Severe Weather Safety Tips - to Save Your Life!!

Fact: Hundreds of people die each year in the United States due to heat waves, hurricanes, lightning, flash floods, powerful thunderstorm winds, and winter storms or winter cold. Additionally, thousands of people are injured by these weather events each year. Will it happen to you?

Fact: If you are aware of what weather event is about to impact your area, you are more likely to survive such an event. To stay on top of the weather, utilize NOAA Weather Radio All Hazards receiver units that can be purchased at most electronic stores. Make sure the model you purchase has a battery-backup. The programmable types allow you to selectively screen out those county warnings you are not interested in. Most homes have a smoke detector; shouldn’t your home also have a weather radio?

You should also obtain the latest weather information from commercial TV/radio, cable TV, the internet/web, and newspapers. It’s your responsibility! The Milwaukee/Sullivan National Weather Service office (WFO MKX) that services south-central and southeast Wisconsin has a web site at: ...check it is loaded with information and links!

What You Can do Before Severe Weather Strikes

  1. Develop a disaster plan for you and your family at home, work, school, and when outdoors. The American Red Cross offers planning tips and information on a putting together a disaster supplies kit at:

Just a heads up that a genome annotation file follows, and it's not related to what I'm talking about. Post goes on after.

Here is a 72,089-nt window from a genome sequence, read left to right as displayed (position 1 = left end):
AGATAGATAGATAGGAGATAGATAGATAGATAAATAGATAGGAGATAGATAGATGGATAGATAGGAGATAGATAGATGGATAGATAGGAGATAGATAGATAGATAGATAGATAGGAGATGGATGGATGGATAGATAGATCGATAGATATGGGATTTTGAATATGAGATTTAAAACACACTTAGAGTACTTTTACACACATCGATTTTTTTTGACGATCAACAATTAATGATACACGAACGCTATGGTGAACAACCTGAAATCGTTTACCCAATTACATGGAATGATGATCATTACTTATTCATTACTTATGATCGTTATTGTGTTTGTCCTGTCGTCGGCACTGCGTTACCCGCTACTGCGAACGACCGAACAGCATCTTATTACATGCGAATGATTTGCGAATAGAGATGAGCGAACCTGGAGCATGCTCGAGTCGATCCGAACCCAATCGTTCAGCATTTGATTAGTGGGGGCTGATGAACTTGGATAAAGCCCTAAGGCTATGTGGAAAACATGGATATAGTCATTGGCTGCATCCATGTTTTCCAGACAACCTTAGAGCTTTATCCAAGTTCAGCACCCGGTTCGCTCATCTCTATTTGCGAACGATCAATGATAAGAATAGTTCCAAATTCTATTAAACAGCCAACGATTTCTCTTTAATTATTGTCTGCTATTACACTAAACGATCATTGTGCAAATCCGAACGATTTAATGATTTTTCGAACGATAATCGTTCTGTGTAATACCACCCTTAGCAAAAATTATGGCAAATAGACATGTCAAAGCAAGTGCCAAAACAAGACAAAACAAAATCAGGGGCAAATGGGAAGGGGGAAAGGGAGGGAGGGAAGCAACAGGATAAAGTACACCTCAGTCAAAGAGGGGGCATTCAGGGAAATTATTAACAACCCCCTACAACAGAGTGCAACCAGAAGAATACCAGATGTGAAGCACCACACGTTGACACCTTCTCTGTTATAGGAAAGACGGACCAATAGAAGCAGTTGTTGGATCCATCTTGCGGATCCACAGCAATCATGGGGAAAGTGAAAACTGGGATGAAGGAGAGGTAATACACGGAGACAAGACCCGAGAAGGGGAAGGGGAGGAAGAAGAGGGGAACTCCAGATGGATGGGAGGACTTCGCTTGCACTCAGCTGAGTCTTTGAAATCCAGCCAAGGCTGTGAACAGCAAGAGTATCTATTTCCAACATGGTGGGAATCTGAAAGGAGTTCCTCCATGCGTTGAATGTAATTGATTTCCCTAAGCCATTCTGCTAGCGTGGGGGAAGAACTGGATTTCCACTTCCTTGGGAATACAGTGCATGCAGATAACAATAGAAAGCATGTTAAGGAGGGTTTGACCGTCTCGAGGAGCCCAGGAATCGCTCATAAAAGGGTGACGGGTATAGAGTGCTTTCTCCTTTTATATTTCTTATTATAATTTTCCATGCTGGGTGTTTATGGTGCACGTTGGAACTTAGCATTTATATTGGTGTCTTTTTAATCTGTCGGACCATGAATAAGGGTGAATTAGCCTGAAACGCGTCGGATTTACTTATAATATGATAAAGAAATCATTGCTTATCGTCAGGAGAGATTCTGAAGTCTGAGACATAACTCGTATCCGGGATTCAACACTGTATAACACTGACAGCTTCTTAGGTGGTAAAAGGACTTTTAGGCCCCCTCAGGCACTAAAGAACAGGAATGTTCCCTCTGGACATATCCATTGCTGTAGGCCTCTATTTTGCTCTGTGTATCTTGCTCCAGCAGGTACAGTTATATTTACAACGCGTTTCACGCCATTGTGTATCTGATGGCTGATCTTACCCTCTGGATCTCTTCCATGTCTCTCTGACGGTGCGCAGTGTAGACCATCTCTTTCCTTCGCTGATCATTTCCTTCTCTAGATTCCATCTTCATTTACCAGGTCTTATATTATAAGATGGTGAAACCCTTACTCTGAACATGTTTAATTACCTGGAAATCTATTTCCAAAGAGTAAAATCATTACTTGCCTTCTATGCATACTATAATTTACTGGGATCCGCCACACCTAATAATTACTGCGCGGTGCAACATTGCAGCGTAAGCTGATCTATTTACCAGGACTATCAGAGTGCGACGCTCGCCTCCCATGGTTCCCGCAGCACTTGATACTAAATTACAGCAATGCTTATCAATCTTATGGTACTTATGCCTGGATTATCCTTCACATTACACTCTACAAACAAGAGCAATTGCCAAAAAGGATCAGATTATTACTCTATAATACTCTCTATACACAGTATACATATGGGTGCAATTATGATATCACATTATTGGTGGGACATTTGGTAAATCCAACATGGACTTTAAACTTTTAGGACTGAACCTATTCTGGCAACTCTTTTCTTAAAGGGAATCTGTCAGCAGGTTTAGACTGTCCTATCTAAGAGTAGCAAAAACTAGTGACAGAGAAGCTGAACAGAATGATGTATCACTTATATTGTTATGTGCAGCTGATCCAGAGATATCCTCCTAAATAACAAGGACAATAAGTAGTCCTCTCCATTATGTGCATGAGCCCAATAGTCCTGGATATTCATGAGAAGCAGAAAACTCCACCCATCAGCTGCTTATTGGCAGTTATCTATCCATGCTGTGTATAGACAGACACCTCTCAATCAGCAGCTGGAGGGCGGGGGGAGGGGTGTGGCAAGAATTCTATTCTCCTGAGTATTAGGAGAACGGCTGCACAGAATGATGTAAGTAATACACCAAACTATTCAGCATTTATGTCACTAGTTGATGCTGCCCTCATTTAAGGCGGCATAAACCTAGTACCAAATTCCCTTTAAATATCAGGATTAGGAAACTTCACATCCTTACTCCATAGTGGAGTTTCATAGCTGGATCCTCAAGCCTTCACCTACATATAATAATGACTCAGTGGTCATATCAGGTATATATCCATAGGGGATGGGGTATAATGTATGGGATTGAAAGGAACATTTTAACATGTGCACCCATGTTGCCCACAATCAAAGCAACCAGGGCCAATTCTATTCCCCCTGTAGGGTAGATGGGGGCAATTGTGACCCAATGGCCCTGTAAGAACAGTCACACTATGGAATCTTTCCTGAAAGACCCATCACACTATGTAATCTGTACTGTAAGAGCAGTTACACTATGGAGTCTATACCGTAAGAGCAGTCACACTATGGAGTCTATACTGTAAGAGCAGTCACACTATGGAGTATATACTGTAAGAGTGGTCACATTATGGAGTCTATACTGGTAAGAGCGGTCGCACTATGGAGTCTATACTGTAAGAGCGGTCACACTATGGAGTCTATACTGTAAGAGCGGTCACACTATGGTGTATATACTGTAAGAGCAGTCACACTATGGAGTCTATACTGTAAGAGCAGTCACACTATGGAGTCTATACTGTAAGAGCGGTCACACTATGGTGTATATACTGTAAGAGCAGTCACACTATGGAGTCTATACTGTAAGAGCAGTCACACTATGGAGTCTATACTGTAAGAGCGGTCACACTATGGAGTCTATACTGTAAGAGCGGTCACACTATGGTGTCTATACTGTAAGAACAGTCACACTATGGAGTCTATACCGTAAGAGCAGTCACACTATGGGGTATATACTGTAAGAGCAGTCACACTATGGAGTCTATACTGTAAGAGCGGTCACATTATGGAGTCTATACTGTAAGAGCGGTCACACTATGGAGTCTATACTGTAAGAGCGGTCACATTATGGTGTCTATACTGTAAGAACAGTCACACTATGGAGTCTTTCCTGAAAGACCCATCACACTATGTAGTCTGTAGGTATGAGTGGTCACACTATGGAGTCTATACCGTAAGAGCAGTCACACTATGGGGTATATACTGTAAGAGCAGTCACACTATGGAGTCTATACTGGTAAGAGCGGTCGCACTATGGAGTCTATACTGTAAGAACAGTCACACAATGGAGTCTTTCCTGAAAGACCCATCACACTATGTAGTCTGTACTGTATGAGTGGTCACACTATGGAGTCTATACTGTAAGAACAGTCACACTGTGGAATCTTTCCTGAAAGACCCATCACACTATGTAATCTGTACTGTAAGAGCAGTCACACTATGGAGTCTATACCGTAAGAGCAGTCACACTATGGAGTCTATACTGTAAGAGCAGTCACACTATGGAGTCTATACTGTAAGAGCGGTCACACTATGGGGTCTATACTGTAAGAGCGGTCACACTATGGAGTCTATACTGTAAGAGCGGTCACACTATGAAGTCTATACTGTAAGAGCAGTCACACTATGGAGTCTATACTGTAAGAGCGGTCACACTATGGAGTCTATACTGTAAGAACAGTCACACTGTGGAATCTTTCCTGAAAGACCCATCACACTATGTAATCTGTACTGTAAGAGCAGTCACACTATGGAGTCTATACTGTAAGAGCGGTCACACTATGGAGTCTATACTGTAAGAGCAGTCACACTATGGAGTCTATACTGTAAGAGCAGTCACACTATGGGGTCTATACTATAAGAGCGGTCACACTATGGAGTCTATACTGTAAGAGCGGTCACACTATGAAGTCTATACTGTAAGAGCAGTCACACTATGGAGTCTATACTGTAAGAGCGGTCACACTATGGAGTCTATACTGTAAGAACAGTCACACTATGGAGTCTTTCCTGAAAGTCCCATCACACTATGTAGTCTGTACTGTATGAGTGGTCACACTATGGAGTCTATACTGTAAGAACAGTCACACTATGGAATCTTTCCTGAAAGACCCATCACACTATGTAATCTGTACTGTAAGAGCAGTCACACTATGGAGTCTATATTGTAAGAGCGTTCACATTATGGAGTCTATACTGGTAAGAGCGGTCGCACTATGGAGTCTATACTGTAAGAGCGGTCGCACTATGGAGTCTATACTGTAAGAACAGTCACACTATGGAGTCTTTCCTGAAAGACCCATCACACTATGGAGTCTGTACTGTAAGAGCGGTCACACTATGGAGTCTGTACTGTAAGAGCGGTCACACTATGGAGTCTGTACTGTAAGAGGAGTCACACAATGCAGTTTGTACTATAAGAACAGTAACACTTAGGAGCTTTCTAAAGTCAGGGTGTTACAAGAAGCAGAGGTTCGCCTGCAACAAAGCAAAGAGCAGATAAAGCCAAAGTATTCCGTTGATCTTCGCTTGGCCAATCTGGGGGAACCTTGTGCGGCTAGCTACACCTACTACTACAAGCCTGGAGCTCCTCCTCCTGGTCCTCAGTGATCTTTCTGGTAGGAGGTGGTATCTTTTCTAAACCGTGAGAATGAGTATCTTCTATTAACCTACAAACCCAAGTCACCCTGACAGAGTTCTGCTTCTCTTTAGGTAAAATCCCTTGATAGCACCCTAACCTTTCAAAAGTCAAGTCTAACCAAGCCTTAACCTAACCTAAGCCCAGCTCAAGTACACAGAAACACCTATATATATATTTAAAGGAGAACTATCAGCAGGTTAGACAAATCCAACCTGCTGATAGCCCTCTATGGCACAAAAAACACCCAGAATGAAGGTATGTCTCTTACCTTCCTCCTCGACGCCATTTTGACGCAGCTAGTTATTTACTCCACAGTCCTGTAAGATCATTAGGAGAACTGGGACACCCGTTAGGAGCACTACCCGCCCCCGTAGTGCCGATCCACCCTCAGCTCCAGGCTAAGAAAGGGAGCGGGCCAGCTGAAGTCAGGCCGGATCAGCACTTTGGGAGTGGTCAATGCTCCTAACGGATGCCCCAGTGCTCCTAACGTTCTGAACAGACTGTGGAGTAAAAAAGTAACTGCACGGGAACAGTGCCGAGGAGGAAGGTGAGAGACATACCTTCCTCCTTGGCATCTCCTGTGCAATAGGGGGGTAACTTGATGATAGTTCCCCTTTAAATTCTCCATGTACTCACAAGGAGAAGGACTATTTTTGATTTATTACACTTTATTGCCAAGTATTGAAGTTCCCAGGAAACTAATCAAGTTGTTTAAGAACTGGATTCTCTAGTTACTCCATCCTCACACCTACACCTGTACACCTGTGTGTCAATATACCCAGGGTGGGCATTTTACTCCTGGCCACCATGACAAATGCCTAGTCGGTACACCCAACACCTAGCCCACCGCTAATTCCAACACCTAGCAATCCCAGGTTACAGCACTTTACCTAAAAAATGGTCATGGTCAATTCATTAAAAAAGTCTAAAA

2. Identify a safe place to take shelter. Information on how to build a Safe Room in your home or school is available from the Federal Emergency Management Agency at:

  3. Know the county/parish in which you live or visit and in what part of that county you are located. The National Weather Service issues severe weather warnings on a county/parish basis, or for a portion of a county/parish.

  4. Keep a highway map nearby to follow storm movement from weather bulletins.

  5. Have a NOAA Weather Radio All Hazards receiver unit with a warning alarm tone and battery

    back-up to receive warning bulletins.

  6. National Weather Service (NWS) watches and warnings are also available on the Internet. Select your local NWS office

    at: ...or go to the to the NWS Home Page at

  7. Listen to commercial radio or television/cable TV for weather information.

  8. Check the weather forecast before leaving for extended periods outdoors. Watch for signs of approaching storms.

  9. If severe weather threatens, check on people who are elderly, very young, or physically or mentally disabled. Don’t